In bioprocessing applications, silica gels, beads, or resins are commonly used in separation processes (chromatography) to purify high-value compounds in large quantities. Silica-based nanoparticles are used as excipients in pharmaceutical technology, particularly as drug delivery systems. Their porous structure enables high drug loading, while their poor water solubility protects drugs from enzymatic degradation.
Synthesis of silica particles began in the 1960s via hydrolysis of alkyl silicates and condensation of silanols and silicic acid in alcohol solution. Traditionally, silica particles are synthesized in large batches. With this process, it is difficult to create specific functionality by controlled doping. Alternatively, microstructured chemical reactors (small-scale microfluidic reactors) can provide better control over reaction rate, although it is often costly and time-consuming to achieve.
Lithographically fabricated microfluidic spiral channel devices have been used to synthesize submicron silica spheres in the past. The devices require extensive fabrication steps requiring photolithography for assembly and are often based on polydimethylsiloxane and glass-based chips which are difficult to make uniformly. On the other hand, helical tubular microreactors offer improved heat and mass transport and enhanced mixing.
Researchers at the University of Melbourne-based ARC Centre of Excellence in Exciton Science, working with colleagues at South China Normal University, explored the use of a simple and inexpensive method to produce uniform silica particles with a controlled size between 100-nm and 600-nm diameter and high yields.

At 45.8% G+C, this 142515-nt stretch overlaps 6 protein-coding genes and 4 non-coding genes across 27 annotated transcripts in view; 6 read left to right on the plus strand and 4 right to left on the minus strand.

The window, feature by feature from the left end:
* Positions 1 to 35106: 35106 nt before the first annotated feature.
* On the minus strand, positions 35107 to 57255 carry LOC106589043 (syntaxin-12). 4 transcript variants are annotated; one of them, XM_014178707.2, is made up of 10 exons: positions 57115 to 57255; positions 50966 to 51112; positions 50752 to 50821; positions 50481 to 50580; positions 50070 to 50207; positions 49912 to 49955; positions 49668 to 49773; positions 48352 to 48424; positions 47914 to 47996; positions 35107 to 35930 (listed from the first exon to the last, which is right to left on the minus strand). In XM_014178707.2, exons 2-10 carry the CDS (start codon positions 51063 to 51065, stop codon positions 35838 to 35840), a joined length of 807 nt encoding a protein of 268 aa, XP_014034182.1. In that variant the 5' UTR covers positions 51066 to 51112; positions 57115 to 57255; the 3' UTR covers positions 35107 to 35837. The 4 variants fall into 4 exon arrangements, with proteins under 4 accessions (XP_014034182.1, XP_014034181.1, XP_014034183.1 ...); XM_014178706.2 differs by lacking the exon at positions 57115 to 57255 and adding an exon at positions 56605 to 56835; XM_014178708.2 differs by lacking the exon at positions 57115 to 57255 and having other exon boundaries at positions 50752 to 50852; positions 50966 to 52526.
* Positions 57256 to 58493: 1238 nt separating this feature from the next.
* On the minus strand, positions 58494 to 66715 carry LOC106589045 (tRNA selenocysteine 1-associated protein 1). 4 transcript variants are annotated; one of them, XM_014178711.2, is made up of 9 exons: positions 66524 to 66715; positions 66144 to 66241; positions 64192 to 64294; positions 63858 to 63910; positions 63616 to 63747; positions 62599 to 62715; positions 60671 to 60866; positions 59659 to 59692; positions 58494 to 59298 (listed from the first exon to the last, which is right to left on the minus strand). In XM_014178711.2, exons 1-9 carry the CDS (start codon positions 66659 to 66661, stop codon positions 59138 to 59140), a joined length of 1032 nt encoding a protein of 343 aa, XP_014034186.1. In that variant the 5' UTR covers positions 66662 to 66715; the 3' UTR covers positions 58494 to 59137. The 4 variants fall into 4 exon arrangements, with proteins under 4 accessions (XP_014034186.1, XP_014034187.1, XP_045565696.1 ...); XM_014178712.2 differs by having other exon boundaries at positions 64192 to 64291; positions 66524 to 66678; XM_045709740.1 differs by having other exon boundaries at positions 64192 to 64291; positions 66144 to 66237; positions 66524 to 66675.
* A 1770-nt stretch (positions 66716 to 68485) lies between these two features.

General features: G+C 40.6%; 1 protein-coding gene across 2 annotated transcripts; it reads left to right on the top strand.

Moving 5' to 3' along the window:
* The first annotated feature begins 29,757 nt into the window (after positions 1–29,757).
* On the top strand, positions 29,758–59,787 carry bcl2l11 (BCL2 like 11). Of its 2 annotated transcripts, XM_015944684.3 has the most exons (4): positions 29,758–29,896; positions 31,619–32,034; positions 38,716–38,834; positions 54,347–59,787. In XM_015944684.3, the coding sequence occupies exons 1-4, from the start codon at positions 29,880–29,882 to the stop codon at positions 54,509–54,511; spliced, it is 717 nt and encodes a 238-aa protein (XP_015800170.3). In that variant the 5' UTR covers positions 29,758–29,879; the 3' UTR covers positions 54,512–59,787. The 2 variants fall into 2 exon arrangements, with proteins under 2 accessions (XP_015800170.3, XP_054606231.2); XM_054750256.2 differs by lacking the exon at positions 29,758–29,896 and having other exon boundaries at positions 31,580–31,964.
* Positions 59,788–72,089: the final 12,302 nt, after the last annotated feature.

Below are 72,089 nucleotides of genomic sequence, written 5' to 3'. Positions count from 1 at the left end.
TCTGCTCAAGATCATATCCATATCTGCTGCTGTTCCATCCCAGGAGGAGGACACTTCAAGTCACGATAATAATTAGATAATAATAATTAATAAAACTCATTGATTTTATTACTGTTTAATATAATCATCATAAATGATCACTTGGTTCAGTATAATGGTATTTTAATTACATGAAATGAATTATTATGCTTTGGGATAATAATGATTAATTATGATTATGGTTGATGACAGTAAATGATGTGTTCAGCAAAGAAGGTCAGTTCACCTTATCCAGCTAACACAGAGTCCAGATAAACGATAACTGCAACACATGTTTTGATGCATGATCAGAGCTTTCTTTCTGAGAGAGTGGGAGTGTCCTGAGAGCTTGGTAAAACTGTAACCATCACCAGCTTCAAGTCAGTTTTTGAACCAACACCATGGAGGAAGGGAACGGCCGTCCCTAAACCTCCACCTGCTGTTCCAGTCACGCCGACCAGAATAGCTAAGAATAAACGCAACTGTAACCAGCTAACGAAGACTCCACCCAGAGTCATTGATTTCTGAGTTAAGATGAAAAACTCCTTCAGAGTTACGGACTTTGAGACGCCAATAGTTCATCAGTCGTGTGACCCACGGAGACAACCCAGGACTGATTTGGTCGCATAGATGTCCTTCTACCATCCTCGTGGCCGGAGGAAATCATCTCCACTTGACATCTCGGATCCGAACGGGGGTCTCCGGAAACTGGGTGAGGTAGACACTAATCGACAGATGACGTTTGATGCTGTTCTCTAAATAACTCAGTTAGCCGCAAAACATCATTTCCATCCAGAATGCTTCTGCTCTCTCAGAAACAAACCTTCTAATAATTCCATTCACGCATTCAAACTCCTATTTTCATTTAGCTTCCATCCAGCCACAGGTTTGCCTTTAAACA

Experimental setup of the microfluidic mixer for the continuous synthesis of silicon dioxide (SiO2) particles. Image courtesy of Yang Hui.
The team constructed a flow-synthesis device using a polytetrafluoroethylene (PTFE) or "Teflon" pipe wound around a rod and connected to two syringes. The new system exploits Dean's flow -- principles that describe the secondary motion of fluid through curved pipes -- to achieve high-throughput and sorting efficiency. In the device, two fluid phases -- ammonia in water and the silica precursor tetraethyl orthosilicate (TEOS) in a nonaqueous solvent -- undergo ultrafast mixing due to Dean's flow effects.
"When this happens you now have this very cheap and quite efficient chemical reactor," said corresponding author Eser Akinoglu, PhD, research fellow at the University of Melbourne, in a statement. "Once you have the fluids in a tube that is spiraled, then due to these vortexes, they mix very quickly and ... the overall reaction is more homogeneous, the product is homogeneous, and the silica particles have a uniform size and shape."
The researchers investigated the effect of different device geometries and process parameters on the production of silica nanoparticle synthesis. They found that the final silica particles produced in various conditions consistently exhibited large negative zeta potentials (electrokinetic potential), indicating strong nanoparticle stability.
By switching from batch-wise to continuous production, the researchers were able to produce uniform particle size with the use of a simple, high-efficiency, high-yielding, low-cost system. While the mechanism may not replace large industrial-scale batch manufacturing, it could be a game-changing approach to the synthesis of silica nanoparticles for specialized, niche applications.
In the future, the researchers plan to demonstrate that the system can be extended to allow doped silica particles to be created.
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